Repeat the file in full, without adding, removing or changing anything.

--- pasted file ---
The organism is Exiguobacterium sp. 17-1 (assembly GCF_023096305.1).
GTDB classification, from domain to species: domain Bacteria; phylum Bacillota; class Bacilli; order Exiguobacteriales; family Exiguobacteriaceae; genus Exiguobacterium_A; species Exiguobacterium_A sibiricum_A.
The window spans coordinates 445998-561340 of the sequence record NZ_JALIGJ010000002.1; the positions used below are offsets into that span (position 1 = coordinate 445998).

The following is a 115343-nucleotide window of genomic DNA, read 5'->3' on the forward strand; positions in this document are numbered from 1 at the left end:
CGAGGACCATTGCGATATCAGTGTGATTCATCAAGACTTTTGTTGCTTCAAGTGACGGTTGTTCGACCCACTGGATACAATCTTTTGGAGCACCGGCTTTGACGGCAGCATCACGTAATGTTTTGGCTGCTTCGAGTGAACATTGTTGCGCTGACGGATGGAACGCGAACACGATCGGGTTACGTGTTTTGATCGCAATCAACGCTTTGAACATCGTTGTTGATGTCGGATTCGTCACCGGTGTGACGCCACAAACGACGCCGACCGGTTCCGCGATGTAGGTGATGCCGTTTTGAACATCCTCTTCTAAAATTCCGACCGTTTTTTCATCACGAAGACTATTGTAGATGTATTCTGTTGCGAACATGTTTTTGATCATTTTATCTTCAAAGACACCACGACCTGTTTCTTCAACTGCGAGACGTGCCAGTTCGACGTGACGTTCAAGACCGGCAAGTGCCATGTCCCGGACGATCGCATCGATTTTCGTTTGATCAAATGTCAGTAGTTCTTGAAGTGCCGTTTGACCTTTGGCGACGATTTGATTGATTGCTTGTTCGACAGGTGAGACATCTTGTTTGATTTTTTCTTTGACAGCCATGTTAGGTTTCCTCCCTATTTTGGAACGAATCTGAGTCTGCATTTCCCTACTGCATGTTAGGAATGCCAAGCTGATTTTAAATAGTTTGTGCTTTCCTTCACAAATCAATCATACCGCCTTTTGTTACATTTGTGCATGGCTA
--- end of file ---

The organism is Exiguobacterium sp. 17-1 (assembly GCF_023096305.1).
GTDB classification, from domain to species: domain Bacteria; phylum Bacillota; class Bacilli; order Exiguobacteriales; family Exiguobacteriaceae; genus Exiguobacterium_A; species Exiguobacterium_A sibiricum_A.
The window spans coordinates 445998-561340 of the sequence record NZ_JALIGJ010000002.1; the positions used below are offsets into that span (position 1 = coordinate 445998).

The following is a 115343-nucleotide window of genomic DNA, read 5'->3' on the forward strand; positions in this document are numbered from 1 at the left end:
CGAGGACCATTGCGATATCAGTGTGATTCATCAAGACTTTTGTTGCTTCAAGTGACGGTTGTTCGACCCACTGGATACAATCTTTTGGAGCACCGGCTTTGACGGCAGCATCACGTAATGTTTTGGCTGCTTCGAGTGAACATTGTTGCGCTGACGGATGGAACGCGAACACGATCGGGTTACGTGTTTTGATCGCAATCAACGCTTTGAACATCGTTGTTGATGTCGGATTCGTCACCGGTGTGACGCCACAAACGACGCCGACCGGTTCCGCGATGTAGGTGATGCCGTTTTGAACATCCTCTTCTAAAATTCCGACCGTTTTTTCATCACGAAGACTATTGTAGATGTATTCTGTTGCGAACATGTTTTTGATCATTTTATCTTCAAAGACACCACGACCTGTTTCTTCAACTGCGAGACGTGCCAGTTCGACGTGACGTTCAAGACCGGCAAGTGCCATGTCCCGGACGATCGCATCGATTTTCGTTTGATCAAATGTCAGTAGTTCTTGAAGTGCCGTTTGACCTTTGGCGACGATTTGATTGATTGCTTGTTCGACAGGTGAGACATCTTGTTTGATTTTTTCTTTGACAGCCATGTTAGGTTTCCTCCCTATTTTGGAACGAATCTGAGTCTGCATTTCCCTACTGCATGTTAGGAATGCCAAGCTGATTTTAAATAGTTTGTGCTTTCCTTCACAAATCAATCATACCGCCTTTTGTTACATTTGTGCATGGCTA